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Title: Teaching the conflicts
Authors: Barbrook, Lee
Issue Date: 2012
Publisher: Newcastle University
Abstract: I read Neal Town Stephenson’s Cryptonomicon and The Baroque Cycle to interrogate what types of links they make to US countercultural writing, postmodern discourse in American culture, and perceived uninterrogated links to the term America itself in images of modern progressive liberalism. Postmodernist readings of literary texts came under increasing public scrutiny in intellectual debates of the 80s and 90s. My analysis is to situate and reconsider these fictions within debates happening in the North American academy at this time and the more recent one concerning the demise of poststructuralism in the humanities. Linking together works of Sean McCann, Michael Szalay, John Guillory and Mark McGurl I locate Cryptonomicon as constitutive of the postwar drift from the modernist aesthetic yet simultaneously developing within Sacvan Bercovitch’s model of dissensus. Through reference to McGurl’s work in particular, my thesis will offer the first sustained critical reading of Cryptonomicon relevant to the University’s new teaching standards of diversity and research excellence. Through Lauren Berlant’s concept of an intimate public I argue The Baroque Cycle develops a richly aesthetic form of criticism that challenges the consensus view of culturally affirming alternatives to American sociopolitical and economic life. In addition, each chapter charts specific aspects of the impact of European critical theories that presided over the marriage of intellectualism and professionalism in the North American academy. More specifically, and throwing particular focus on resistances to theory and canon change, I discuss how the politics of the classroom developed within the literary culture wars brought with it a renewed emphasis on what postwar professors taught in the classroom.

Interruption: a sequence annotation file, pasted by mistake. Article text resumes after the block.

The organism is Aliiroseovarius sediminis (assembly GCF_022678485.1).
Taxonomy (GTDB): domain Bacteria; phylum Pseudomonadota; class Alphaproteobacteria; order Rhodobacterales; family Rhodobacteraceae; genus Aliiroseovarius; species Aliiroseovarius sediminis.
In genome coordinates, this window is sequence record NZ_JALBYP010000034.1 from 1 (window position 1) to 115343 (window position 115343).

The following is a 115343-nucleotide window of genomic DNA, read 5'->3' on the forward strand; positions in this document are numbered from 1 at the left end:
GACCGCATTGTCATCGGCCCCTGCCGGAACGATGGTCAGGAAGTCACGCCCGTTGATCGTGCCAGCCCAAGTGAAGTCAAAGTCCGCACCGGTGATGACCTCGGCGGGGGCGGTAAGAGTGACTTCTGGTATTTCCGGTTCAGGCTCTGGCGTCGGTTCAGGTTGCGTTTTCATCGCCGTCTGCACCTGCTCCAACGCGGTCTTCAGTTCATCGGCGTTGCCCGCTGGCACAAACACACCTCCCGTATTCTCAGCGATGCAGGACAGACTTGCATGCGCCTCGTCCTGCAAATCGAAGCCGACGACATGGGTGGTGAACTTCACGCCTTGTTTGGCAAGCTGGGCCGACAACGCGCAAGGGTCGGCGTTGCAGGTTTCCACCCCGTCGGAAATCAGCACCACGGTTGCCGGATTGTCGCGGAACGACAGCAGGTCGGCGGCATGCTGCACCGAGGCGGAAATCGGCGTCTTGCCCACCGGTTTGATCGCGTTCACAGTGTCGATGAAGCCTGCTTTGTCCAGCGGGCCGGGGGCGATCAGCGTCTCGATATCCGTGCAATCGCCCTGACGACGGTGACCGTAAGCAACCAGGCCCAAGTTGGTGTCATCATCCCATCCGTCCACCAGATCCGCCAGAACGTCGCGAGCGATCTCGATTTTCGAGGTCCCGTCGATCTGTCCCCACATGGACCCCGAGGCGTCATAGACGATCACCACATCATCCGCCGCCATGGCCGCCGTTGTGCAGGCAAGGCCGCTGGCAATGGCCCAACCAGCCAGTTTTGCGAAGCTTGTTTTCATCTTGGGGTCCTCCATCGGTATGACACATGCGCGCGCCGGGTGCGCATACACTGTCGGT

Description: PhD Thesis
Appears in Collections:School of English Literature, Language and Linguistics

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